George Floyd Protest And March Slated For Tuesday In Bridgehampton

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Protestors marched and gathered at two events in Riverhead Sunday. Another East End gathering is planned for Tuesday. KITTY MERRILL

Three East End community members — Lisa Votino and Lisa Gagliardo of Southampton and Willie Jenkins of Bridgehampton — are planning a protest slated for Tuesday, June 2, at 5 p.m.

Participants will meet at the Bridgehampton Community House.

The “Justice for George Floyd Protest and March” comes on the heels of the death in Minneapolis of George Floyd, a 46-year-old black man who died in police custody on May 25.

Video of Mr. Floyd’s death sent shock waves across the country, sparking protests and riots in many major cities in the ensuing days. One of the police officers involved in Mr. Floyd’s arrest, Derek Chauvin, was charged with third-degree murder. He and three other officers were fired.

“The world witnessed what happened and we are done with the excuses and constant misdirection of racists. It’s wrong on every level and justice needs to be not only now, but always,” Mr. Jenkins said.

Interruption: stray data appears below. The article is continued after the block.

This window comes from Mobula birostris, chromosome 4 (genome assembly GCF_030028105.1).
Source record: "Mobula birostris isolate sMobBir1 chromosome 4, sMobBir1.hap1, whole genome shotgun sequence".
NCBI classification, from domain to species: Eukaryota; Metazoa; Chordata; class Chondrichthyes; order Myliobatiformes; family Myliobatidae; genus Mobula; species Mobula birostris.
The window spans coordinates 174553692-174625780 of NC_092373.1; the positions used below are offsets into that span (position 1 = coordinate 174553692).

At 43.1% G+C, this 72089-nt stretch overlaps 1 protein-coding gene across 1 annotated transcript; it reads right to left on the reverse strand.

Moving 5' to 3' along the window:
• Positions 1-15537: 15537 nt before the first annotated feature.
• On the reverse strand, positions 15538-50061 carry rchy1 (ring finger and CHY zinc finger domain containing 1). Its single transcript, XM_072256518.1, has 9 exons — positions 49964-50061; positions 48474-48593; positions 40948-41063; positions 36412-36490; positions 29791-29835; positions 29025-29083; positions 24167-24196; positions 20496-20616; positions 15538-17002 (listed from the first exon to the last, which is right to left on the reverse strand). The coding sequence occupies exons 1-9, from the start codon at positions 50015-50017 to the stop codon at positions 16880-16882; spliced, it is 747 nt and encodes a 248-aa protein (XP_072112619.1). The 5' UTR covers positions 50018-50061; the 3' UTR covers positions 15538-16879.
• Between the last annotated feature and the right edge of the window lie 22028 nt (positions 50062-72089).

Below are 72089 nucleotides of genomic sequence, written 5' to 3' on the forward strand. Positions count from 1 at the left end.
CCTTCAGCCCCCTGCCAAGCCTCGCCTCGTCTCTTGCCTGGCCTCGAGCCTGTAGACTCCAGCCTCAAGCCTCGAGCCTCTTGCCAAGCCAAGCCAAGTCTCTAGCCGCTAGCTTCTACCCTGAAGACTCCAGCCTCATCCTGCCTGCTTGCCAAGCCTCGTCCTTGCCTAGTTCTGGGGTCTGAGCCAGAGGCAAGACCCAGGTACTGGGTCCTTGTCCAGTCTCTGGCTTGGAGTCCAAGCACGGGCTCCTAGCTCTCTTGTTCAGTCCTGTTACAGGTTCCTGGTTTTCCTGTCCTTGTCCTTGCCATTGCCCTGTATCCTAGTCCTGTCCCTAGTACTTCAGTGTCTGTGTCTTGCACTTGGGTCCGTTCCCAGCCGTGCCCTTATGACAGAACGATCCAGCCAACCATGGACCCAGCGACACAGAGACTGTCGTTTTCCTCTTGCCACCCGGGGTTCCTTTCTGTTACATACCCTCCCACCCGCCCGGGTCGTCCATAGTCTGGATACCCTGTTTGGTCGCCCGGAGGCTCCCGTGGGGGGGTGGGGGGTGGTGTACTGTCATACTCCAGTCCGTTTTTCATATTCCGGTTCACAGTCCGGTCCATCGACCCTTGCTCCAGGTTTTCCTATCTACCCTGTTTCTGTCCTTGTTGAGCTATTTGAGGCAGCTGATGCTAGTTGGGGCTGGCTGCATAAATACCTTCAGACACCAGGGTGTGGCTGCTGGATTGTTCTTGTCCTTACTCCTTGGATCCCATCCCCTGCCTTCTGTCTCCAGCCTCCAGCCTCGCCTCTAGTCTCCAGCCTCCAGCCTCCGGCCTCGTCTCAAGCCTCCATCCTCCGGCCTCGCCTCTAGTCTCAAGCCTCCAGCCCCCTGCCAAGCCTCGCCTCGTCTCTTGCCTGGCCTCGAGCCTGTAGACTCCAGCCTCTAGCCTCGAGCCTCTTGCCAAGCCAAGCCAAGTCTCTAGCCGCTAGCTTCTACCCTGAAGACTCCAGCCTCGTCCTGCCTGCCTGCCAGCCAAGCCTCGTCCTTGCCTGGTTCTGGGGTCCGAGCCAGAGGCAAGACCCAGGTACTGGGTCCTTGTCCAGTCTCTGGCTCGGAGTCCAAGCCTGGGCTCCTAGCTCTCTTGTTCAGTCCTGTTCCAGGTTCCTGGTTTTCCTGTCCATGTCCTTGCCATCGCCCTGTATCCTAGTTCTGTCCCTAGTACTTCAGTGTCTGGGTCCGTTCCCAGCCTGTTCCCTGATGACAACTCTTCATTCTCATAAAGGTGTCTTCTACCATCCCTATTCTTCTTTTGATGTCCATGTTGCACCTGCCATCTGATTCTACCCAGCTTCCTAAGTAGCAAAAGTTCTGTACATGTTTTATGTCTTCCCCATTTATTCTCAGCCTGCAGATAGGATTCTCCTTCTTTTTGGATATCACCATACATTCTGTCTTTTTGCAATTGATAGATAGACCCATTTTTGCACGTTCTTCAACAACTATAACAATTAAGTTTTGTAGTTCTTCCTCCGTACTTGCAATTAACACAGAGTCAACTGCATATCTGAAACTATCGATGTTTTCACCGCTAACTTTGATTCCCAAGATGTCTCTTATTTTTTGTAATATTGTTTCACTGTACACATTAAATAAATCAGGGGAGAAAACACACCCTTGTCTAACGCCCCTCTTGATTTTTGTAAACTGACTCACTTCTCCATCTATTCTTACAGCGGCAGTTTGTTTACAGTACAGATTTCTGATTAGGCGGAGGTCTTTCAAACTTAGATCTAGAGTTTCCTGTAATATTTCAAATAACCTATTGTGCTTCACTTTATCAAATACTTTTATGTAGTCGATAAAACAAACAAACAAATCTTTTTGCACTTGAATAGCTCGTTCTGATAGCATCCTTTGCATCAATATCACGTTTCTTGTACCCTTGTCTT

“We will be marching around the town, and we will be laying in the road on our stomachs with our hands behind our backs for 8 minutes and 46 seconds — the amount of time George Floyd was on the ground begging for his life,” Ms. Votino said.

“I feel moved to this action because enough is enough,” Mr. Jenkins said. “It’s 2020, and merely putting up with racism in any form is not acceptable. We are being unjustly killed at every turn and we are done with it. We will stand united ad peacefully protest and not back down or accept anything less than justice and freedom across the board. This is our country, too, and we will not longer accept the substandard treatment of black people or any other people for that matter. RIP George Floyd.”

Ms. Gagliardo added, “The police in the United States have a long history of violence against and the murder of black people. The recent tragic murders of Breonna Taylor and George Floyd at the hands of police officers are yet more examples of this history. As a white person, I believe it is my responsibility to loudly affirm that black lives matter and to stand in solidarity with the uprisings across the country led by black people who are tired of their mothers, fathers, brothers, sisters, and friends being murdered by police.

“I urge all white people who are outraged by racial injustice to bring anti-racist education to their community, put in work to advance racial justice in their communities, and donate to bail funds or other efforts to support the current protests,” she added. “We cannot wait for another life to be lost to the police or white supremacists.”

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